In my 20+ years in this field, I have witnessed the transformative power that leadership coaching can have on individuals, teams, and whole companies many times over. I also know that sometimes, people and organizations are reluctant to engage in leadership coaching as they don’t quite know what to expect from the process or whether it’s the answer to their challenges. Let’s bring some clarity to the picture.
What Leadership Coaching Does:
At the core, the coaching builds greater self-awareness, which is then used to increase results, collaboration, and job fulfillment.
How This Impacts the Bottom Line:
The smartest thing a company can do is investing in its human capital. Increased self-awareness can address a lot of growth-crippling challenges in areas like team productivity, employee motivation, talent retention, hiring practices, and more. Quite simply, leadership coaching can make you money, save you money, and give you a competitive advantage.
Requisites To Leadership Coaching Success:
For the coaching to work, the coachee(s) must be open to:
- dig deep to learn about themselves;
- recognize and accept their strengths, challenges, and blind spots;
- be humble about what they know and don’t know;
- be willing to change and embrace new patterns of behavior.
What Makes the Perfect Coach:
It’s all about the best “fit” for you. Honesty and confidentiality are cornerstones of successful coaching, and the best leadership coach for you is the one that you feel you can talk to without any reservations.
Often, a variety of assessment tools can be used as part of the process. While these assessments are not the most important part of the coaching, they provide valuable (and confidential) insights on the coachee’s strengths, weaknesses, modus operandi and how co-workers view them and their contribution. The tools offer a baseline to inform the coaching and build on. I also use them to understand what makes each person tick and how I can best relate to them.
INDIVIDUAL CORPORATE-SPONSORED LEADERSHIP COACHING
Even when the coaching is company-sponsored, the coachee should be allowed to interview a few coaches. Remember, the better the match between coach and coachee, the better the results.
- Often the coach will ask the coachee to complete some questions before the first session. This helps set goals and expectations and shed some light on the coachee’s point of view.
- On the first day, coach, coachee, and sponsor meet to kick off the engagement. The sponsor can be the boss, the business owner, or someone from HR or organizational development. The sponsor gives their perspective on the coachee’s leadership strengths, challenges, and what they see as a successful coaching outcome.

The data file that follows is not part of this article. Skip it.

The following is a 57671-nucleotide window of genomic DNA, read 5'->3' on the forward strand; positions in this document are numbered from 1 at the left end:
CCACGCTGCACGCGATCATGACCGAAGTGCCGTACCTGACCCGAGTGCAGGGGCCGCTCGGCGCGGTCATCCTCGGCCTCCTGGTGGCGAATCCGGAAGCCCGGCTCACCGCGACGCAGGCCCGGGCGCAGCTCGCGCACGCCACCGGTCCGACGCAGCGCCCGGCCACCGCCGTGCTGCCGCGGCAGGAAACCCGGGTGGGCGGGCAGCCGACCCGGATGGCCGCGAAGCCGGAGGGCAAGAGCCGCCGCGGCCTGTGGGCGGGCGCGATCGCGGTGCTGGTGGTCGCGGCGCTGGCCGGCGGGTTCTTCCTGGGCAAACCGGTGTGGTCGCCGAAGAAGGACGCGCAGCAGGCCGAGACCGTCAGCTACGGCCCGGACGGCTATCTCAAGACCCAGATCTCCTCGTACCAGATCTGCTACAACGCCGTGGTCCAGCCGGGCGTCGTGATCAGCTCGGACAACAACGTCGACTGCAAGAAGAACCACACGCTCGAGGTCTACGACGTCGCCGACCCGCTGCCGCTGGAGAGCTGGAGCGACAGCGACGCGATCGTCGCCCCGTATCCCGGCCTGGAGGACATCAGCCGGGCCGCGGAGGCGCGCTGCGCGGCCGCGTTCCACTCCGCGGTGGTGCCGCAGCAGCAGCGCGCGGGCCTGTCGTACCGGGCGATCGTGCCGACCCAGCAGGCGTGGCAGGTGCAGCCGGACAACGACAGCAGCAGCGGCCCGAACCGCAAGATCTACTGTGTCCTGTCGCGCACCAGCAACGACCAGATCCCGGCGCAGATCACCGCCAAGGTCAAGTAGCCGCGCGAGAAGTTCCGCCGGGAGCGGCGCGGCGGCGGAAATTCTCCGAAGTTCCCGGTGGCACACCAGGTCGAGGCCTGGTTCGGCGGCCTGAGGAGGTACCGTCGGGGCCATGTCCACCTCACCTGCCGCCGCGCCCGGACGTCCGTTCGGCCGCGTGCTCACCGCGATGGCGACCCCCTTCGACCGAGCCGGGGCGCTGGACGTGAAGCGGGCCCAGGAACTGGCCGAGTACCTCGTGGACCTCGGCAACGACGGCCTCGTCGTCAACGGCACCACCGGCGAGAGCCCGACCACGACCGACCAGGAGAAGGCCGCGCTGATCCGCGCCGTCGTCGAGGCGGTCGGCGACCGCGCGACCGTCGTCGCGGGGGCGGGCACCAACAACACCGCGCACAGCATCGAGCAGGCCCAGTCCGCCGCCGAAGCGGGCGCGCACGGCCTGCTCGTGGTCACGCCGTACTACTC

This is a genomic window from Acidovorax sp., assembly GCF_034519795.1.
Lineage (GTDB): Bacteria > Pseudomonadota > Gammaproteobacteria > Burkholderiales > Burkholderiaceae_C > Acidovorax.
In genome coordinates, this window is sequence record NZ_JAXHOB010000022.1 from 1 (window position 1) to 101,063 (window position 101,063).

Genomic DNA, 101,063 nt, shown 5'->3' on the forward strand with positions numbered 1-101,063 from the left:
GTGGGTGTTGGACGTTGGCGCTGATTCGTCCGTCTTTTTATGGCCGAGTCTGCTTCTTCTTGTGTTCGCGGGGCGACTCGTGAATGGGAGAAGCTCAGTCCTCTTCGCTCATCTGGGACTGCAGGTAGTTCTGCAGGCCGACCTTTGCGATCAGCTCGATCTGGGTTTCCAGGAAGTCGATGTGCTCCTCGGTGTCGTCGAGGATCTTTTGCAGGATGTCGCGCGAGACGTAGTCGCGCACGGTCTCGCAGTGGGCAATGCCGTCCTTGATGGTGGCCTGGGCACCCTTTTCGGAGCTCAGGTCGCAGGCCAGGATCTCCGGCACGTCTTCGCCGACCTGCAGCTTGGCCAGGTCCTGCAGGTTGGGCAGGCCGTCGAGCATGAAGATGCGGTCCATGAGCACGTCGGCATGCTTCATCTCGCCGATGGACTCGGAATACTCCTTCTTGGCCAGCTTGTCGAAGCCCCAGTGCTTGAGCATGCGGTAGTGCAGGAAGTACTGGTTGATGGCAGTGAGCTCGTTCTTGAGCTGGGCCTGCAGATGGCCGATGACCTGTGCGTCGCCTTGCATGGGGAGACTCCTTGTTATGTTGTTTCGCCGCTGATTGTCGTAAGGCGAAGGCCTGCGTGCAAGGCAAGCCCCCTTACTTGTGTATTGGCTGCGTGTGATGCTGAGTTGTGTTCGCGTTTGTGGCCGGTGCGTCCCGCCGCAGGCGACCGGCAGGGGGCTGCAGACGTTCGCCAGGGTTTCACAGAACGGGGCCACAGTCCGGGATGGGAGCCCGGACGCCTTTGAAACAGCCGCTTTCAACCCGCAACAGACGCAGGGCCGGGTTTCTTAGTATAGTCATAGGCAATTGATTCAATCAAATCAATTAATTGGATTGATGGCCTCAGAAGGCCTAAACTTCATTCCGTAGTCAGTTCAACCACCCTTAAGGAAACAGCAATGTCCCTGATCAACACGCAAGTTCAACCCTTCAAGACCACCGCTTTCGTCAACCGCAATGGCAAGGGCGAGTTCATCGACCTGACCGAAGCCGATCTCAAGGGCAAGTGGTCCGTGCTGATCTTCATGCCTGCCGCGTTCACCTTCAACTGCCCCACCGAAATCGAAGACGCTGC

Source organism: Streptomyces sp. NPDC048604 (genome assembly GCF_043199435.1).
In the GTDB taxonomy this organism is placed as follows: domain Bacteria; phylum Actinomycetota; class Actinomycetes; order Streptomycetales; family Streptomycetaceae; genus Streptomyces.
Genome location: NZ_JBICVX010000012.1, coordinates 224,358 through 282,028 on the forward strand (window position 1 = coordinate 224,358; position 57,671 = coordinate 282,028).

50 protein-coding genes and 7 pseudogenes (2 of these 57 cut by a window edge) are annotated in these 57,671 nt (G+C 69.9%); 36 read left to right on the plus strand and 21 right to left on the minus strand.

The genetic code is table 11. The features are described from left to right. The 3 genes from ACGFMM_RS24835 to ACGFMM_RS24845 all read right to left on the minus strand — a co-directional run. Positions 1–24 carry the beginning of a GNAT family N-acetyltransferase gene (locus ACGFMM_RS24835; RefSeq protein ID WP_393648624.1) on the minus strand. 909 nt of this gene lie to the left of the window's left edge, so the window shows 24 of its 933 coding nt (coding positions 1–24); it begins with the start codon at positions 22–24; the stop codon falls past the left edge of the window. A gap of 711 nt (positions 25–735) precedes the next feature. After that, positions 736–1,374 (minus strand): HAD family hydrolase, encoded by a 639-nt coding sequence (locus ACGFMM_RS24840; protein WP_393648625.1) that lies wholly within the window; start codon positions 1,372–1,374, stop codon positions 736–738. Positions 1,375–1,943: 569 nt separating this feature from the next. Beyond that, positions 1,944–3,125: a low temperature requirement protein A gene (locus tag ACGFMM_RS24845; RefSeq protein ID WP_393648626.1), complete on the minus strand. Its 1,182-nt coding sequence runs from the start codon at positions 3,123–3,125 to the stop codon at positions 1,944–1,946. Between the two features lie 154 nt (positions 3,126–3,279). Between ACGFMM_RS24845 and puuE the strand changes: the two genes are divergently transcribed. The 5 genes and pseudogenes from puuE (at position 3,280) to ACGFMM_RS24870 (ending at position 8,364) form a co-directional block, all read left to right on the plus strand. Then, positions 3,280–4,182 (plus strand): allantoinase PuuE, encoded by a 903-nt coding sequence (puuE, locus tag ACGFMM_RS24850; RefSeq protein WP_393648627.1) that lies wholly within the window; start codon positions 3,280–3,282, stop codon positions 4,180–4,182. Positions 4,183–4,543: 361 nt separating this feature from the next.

- The sponsor, coach, and coachee then meet again at a mid-point and at the completion of the work for updates, new insights and to share a coaching development plan.
- The coach’s presence often facilitates the most honest conversations between sponsor and coachee, and even the sponsors end up learning much about themselves through the process.
- The coach does NOT meet with the sponsor without the coachee to maintain the confidentiality of the work.
Length of Coaching:
Engagements are usually at least six to twelve months in duration, meeting 1-2 times a month. Anything less than six months is not recommended. A lot of leadership coaching revolves around behavioral change, and sustainable change takes time.
The coaching project is often quoted as a single price that includes all coaching sessions, assessments, and books for a defined period. The company is invoiced over the course of the engagement.
SELF-PAY LEADERSHIP COACHING
The process for this is much like the company-sponsored coaching, except the engagement begins with the client and coach, and there is no sponsor present. The client’s bosses and co-workers can, however, (if appropriate) be looped in as part of the assessments to provide feedback.
Length of Coaching:
The work can be quoted as an engagement for a defined period or on a monthly basis. Clients usually commit to coaching for a defined amount of time, and many continue for multiple years.
In this scenario, the coach works with both the team as a whole and each member.
- First, the coach conducts individual interviews with everyone on the team, including the leader, to get a pulse on how well the team works together, what challenges them, and how well the leader leads. The feedback report is then shared with the leader first and then with the full team.
- The team meets with the coach for a defined number of sessions to create critical strategies to increase collaboration and communication and to learn to leverage their combined talents.
- Different assessments and books may be used to support the team’s goals. Team members also work individually with the coach to debrief assessments or address issues in support of the team’s agenda. All sessions are confidential.
- This type of teamwork is often done with two coaches.
Team coaching can be extremely effective at building incredibly strong bonds within the team. Leaders learn how to assign projects based on best fit, employees become aware of how to best work with each other, and everyone learns to anticipate potential collaboration challenges and come up with solutions instead of getting frustrated with each other.
ON TO YOU
Got more questions about leadership coaching? Want to discuss how coaching can help you or your company? Let’s talk!
Contact me today: 847.242.0351 or firstname.lastname@example.org